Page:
Friday, January 29, 2010

Lil Wayne's Rebirth: Conceptually misguided like a motherfucker...

Rating: 1.5/5

It would be so much easier to write a review of Lil Wayne’s forever-delayed “rock album,” Rebirth, if it was possible to frame it as some sort of tangential, finished-in-a-couple-weeks side project. Unfortunately, that’s just not possible.

Like Kanye West’s brilliant 808’s & Heartbreak, Rebirth is supposed to be an artistic coup for Wayne, where he sheds any external limitations placed upon his work stylistically, and potentially shifts the landscape of popular music in the process (i.e. Hip Hop). Initially set for release almost a year ago, Rebirth has been pushed back over and over again, and like Tha Carter III, this has only served to raise the stakes on the importance of the project in relation to Lil Wayne’s body of work. In other words, Weezy really cares about how you’re going to respond to this album.

Well…I seriously doubt most people will respond well to Rebirth. But unlike 808’s & Heartbreak, that’s not because it’s a drastic change from his established sound, and perhaps a bit ahead of its time. The problem is that Rebirth is a drastic change from Wayne’s established sound, probably not ahead of its time, and conceptually misguided like a motherfucker.

I can kinda, sorta, almost halfway understand Wayne’s decision to make an album like Rebirth. In the wake of his rapid ascent to the top of the world of Hip Hop and Pop music, Wayne has been subjected to the kind of widespread idolatry usually reserved for rock stars; and thus many in the media have dubbed him Hip Hop’s first, true rock star. And I don’t argue with this assertion; his style of dress, the incessant presence of drugs in his music and public persona, his multiple run-ins with the law, and his brash, unpredictable, “badass” personality all lend themselves to the kind of outlaw status people like Axl Rose and David Lee Roth once enjoyed. Additionally (and allegedly), Wayne likes rock, so perhaps adding some live drumming, and maybe emphasizing some raw, crunching, rhythmic guitar work on the follow-up to The Carter III wouldn’t have been a bad idea. Incorporating elements of rock into your sound is one thing; making a ROCK ALBUM is quite another.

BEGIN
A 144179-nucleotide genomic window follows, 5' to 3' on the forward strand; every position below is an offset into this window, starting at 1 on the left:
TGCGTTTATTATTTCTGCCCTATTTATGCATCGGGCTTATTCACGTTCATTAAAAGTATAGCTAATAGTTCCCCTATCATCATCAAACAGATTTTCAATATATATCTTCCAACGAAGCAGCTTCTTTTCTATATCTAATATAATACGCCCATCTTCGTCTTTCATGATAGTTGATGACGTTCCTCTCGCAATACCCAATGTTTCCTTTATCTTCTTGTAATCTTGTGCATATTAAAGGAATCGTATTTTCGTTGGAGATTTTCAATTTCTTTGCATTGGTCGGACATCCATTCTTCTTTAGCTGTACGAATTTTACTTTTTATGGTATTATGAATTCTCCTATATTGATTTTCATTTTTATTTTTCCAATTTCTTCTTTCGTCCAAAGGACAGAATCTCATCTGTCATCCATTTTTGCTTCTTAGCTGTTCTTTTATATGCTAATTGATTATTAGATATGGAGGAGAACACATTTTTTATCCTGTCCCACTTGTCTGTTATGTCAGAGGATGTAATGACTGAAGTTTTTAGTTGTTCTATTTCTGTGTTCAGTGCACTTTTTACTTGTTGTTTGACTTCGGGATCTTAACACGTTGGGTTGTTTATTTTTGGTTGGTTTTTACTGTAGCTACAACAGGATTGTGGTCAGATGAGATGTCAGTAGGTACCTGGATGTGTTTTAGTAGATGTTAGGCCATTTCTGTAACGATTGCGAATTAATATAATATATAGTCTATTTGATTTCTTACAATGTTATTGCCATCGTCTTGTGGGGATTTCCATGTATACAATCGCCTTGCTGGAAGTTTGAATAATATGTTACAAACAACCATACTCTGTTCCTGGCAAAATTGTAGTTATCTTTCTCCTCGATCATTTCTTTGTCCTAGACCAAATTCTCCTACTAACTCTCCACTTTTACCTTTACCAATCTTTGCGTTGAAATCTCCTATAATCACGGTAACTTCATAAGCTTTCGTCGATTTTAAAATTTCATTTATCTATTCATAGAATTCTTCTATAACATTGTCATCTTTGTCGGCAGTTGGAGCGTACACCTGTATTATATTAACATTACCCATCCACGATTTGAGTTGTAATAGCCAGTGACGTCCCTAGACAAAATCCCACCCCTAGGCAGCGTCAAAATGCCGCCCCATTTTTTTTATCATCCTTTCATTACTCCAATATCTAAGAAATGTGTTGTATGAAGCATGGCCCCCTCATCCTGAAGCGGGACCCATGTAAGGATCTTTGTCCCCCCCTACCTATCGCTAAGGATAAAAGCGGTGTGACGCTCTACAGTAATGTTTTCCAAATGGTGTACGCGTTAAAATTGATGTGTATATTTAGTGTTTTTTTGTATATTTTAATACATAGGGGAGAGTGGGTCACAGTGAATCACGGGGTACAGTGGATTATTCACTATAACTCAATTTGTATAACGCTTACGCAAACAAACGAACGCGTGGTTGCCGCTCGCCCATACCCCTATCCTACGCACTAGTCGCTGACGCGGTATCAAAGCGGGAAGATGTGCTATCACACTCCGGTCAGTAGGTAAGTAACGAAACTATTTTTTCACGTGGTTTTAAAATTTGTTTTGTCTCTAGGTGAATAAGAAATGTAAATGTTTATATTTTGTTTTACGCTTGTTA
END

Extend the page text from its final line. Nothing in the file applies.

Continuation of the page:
The best songs on Rebirth do exactly what I’ve just described; the Eminem-assisted “Drop The World,” is a monster, and the trippy, hard-edged “Ground Zero” perfectly captures what an ideal Lil Wayne-helmed rock album would sound like, by integrating heavy guitars and live percussion into a firmly hip hop-based form. Even the criminally-overlooked first single “On Fire” basically does it right with a great sample, searing electric guitars and catchy, clever lyrics; basically, it’s a beefed-up version of “Lollipop.” Everything else on Rebirth oscillates from the misguided and strange to the misguided and annoyingly bland and pop-oriented. “Get A Life” sounds like a failed attempt at channeling Fishbone, “The Price is Wrong” sounds like an underdeveloped and lyrically-inept attempt at Nirvana-styled, pop-oriented hardcore punk, and “Paradice” and “Runnin’” even tread power ballad territory. Lyrically, the album largely offers absolutely nothing even worth mentioning, likely because Wayne is completely out of his element throughout, like a great white attempting to walk, or a tiger trying to fly. Needless to say, there are many cringe-worthy moments throughout Rebirth.

Maybe Wayne should have considered working with producers that have experience working with both hip hop artists and rock bands, like Rick Rubin for example. Or maybe he should have just shelved the whole project, since he clearly has no idea what he’s doing. Or perhaps, years from now, Rebirth will be seen as a misunderstood classic, like The Stone’s Exile on Main Street, or The Stooges’ entire body of work (yeah I know…probably not).

In the meantime, let’s just hope the No Ceilings mixtape is enough to tide us over till Tha Carter IV drops.

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